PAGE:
King Abdullah Financial District (KAFD) station is one of the four main stations of Riyadh Metro, an infrastructure megaproject set to transform the way people travel in Saudi Arabia’s capital city. Thought to be the biggest elevated metro transfer station in the world at 32m high, 42m wide, and 232m long, it is raising the bar for architectural design and engineering.
Located west of King Fahd Road adjacent to the under-construction KAFD, the station will serve as the main interchange for Riyadh Metro, connecting Lines 1, 4, and 6, with skybridge access to a separate monorail system.
Parsons is part of the Riyadh Metro Transit Consultants consortium in charge of Lines 1, 2, and 3.
Parsons is overseeing construction of these lines as part of a three-way venture. Its scope includes project management oversight, construction supervision, and safety.
There are so many impressive facts and figures for the station that it is difficult to know where to start. Do you start with the fact that 147,800㎡ has already been excavated? That more than 10,000 tonnes (t) of rebar has been used? What about the 132km of wiring, 15.7km of piping, or 30.3km of cabling that the team has already set up?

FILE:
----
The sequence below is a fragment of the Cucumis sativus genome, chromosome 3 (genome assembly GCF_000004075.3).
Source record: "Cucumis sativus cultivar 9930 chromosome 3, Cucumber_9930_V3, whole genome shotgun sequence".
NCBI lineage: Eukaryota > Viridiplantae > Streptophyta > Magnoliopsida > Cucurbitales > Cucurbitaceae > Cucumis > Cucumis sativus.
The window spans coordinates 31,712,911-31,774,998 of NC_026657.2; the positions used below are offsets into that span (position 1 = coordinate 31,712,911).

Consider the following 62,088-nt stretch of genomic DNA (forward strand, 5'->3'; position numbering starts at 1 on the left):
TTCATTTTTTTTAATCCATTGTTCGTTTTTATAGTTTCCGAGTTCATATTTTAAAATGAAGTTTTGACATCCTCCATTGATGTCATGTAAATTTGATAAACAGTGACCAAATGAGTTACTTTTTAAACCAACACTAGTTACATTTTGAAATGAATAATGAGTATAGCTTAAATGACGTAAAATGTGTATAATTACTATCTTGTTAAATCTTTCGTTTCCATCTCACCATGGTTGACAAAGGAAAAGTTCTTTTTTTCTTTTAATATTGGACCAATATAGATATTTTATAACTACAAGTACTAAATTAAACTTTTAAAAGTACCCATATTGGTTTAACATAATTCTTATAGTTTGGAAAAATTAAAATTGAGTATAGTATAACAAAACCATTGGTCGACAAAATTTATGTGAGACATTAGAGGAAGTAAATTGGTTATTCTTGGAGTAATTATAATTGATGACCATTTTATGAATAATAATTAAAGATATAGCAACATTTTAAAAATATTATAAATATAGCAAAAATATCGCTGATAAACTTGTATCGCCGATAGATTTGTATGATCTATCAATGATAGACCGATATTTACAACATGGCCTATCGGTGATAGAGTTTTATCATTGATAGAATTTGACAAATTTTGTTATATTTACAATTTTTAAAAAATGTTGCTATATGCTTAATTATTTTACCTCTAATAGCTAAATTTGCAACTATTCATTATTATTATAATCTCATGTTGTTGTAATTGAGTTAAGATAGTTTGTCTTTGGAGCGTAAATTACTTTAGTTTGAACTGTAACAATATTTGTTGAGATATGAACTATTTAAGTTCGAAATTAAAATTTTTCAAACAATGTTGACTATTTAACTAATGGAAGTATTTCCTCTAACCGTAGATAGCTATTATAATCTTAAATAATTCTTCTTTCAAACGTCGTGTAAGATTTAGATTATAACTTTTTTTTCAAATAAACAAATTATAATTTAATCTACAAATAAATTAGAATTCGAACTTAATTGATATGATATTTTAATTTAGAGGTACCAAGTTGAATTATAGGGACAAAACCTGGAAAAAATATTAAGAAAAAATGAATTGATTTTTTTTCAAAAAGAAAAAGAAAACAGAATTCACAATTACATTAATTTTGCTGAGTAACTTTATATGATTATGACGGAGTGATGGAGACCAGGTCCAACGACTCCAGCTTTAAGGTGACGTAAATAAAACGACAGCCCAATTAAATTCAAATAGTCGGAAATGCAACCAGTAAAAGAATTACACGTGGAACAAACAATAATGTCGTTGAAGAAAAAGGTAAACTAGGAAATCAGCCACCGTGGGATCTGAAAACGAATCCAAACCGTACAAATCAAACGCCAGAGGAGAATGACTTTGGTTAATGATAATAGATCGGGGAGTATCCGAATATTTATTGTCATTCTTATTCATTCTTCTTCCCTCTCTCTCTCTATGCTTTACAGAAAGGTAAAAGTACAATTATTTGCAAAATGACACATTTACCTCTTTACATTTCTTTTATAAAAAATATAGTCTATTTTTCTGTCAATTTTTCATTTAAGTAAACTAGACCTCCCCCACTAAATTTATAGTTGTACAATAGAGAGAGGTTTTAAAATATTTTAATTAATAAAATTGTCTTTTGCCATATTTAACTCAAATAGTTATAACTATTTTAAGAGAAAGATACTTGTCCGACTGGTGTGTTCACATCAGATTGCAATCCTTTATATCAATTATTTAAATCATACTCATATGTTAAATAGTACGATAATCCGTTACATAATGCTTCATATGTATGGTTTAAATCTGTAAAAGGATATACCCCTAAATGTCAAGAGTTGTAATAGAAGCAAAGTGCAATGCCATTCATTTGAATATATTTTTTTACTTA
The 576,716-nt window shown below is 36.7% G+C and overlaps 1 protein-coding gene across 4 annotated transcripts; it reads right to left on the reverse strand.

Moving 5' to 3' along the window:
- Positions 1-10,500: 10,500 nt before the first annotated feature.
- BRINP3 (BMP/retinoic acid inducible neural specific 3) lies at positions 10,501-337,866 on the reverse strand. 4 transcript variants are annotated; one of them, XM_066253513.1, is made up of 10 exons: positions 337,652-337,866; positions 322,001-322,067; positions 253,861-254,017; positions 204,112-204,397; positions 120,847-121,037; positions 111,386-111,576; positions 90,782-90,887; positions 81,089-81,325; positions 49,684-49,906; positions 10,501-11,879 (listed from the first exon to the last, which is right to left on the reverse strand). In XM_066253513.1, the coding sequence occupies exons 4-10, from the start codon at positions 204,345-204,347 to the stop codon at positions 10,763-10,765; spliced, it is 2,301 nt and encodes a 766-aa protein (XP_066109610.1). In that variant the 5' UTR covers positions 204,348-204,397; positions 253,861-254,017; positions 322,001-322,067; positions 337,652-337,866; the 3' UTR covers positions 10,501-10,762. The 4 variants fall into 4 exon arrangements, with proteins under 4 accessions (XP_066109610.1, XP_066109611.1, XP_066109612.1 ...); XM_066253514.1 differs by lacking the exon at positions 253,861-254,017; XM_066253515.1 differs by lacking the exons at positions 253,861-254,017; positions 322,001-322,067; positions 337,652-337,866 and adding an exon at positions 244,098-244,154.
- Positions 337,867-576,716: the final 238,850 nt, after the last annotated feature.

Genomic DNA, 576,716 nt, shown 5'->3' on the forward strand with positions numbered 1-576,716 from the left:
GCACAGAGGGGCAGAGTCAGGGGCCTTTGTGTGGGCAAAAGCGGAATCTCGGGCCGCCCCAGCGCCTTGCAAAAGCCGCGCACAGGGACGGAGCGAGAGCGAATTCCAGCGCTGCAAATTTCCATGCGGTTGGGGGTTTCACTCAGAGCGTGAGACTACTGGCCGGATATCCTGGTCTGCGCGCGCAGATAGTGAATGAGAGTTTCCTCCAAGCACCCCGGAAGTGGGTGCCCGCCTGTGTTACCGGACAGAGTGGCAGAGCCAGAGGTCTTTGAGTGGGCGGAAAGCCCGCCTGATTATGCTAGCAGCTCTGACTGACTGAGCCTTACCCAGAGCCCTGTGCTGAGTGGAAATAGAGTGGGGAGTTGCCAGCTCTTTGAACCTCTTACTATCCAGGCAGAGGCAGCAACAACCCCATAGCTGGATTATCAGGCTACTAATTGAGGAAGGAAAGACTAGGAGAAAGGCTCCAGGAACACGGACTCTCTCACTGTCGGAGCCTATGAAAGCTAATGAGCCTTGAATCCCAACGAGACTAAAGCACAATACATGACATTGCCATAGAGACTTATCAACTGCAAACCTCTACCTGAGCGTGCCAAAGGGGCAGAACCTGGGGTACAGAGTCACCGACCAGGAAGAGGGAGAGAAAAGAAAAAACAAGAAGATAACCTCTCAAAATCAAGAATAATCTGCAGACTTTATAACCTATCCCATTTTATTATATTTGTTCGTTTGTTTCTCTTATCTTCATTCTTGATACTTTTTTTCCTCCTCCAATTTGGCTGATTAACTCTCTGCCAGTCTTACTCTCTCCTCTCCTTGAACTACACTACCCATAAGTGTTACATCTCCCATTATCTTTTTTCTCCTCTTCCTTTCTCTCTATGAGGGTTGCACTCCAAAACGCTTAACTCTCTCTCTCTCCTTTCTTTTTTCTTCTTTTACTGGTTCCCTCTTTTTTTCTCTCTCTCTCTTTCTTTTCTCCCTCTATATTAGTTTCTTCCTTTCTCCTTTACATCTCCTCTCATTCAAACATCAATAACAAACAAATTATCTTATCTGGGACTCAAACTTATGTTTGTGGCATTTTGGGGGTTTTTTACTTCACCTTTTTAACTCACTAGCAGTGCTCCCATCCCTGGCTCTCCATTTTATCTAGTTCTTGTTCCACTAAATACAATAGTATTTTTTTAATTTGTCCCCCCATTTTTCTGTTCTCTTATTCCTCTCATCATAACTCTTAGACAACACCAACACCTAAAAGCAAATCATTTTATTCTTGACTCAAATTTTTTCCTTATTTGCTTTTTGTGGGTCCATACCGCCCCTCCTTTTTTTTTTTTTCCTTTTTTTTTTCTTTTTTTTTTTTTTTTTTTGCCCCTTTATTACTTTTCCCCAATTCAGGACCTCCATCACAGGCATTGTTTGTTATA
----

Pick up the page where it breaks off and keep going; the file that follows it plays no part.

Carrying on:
Perhaps it’s best to start with what Ken Murray, senior vice president of US consultancy Parsons says. He believes the KAFD station will become a “fantastic backdrop” to one of the Gulf’s most important cities.
The station will also have a number of shops, two levels of parking, potential future baggage handling systems, and two prayer rooms to provide passengers with a range of services at the Riyadh Metro’s main station.
Details are a big deal for the station too. Affixed to the ceiling above the ground floor are white and gold decorative moulds, each weighing up to 500kg on average.
These teardrop-shaped moulds are designed to resemble the pattern made in the sand dunes when wind blows over them. Each prefabricated mould is roughly five by two metres in size, and the team on site had to use special lifting equipment to fix them to the ceiling.
As part of the country’s commitment to Saudisation and the upskilling of locals, a large Saudi contingency makes up the project’s overall construction team. Parsons, says this varies through the different stages of project sequencing.
There is much to look forward to regarding KAFD station, as Riyadh will soon have a new architectural landmark that is thought to be the biggest elevated metro transfer station in the world.